The Illusionist

The Illusionist

 

The Illusionist perhaps suffers from being released in proximity to The Prestige, a far superior period piece sharing the use of magic as a storytelling conceit. However, The Illusionist has two strong assets to point out:

  • The cinematography is truly beautiful, comprised of sepia images (seemlingly projected by oil lamp) and old-school iris out transitions. These are no doubt digital approximations of the real thing, but lovely (and less distracting than it sounds) nonetheless. In a brief moment of meta-commentary, the solution to a magic trick is deconstructed on screen as involving an early movie camera.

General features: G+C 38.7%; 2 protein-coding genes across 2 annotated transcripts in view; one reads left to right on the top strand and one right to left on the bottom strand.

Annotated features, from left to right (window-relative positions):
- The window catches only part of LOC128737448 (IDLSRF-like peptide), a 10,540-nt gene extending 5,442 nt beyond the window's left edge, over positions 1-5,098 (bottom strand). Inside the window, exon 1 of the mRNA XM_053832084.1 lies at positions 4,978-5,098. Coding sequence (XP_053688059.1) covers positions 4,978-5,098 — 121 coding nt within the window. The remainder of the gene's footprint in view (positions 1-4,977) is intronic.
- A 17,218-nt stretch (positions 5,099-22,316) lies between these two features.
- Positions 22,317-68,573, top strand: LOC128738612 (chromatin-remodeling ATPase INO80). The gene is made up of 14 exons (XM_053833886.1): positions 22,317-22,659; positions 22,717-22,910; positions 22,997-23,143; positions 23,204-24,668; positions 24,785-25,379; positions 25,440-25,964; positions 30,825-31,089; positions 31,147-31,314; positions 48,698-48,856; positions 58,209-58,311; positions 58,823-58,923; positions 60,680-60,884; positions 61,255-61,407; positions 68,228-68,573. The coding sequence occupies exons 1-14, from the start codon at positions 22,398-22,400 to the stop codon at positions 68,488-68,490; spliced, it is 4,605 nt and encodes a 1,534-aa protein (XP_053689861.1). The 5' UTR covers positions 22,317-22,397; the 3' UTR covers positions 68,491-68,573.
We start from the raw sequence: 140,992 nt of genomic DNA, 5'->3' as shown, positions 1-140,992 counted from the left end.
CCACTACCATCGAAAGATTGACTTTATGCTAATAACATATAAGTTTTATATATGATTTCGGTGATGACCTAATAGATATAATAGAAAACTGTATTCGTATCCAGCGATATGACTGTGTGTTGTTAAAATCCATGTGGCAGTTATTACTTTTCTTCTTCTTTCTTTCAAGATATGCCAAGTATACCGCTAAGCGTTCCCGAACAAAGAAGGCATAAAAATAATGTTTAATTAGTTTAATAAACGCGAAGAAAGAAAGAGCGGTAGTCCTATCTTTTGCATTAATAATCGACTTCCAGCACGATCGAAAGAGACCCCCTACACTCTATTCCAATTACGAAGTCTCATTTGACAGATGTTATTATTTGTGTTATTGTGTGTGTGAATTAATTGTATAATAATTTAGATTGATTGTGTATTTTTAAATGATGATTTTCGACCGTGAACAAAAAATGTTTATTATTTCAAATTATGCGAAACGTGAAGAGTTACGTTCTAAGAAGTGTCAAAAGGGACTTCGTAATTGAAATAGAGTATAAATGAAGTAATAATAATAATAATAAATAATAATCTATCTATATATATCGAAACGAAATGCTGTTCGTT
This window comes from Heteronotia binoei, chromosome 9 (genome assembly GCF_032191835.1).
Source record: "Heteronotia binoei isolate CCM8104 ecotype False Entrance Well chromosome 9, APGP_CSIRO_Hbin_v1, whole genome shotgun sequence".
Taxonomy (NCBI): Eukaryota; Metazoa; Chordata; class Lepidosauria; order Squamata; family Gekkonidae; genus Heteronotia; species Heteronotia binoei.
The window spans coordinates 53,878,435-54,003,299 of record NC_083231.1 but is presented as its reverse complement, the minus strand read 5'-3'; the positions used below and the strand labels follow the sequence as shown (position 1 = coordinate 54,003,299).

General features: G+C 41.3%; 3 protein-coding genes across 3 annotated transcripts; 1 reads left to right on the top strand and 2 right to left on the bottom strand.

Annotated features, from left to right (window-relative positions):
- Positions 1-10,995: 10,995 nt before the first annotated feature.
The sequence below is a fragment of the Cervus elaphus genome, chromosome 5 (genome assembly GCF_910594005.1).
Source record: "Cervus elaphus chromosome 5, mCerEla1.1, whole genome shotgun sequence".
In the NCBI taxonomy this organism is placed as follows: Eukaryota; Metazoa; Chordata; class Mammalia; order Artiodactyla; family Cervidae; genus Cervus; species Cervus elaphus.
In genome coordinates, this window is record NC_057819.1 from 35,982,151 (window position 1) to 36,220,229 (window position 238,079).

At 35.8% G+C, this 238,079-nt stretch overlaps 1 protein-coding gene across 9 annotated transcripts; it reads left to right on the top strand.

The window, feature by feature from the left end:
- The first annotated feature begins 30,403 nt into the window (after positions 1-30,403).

• As if Paul Giamatti still needed to prove anything after his recent run of top-shelf performances, he is extraordinary here; not merely content to affect a realistic Viennese accent, he transforms the entire timbre of his voice.

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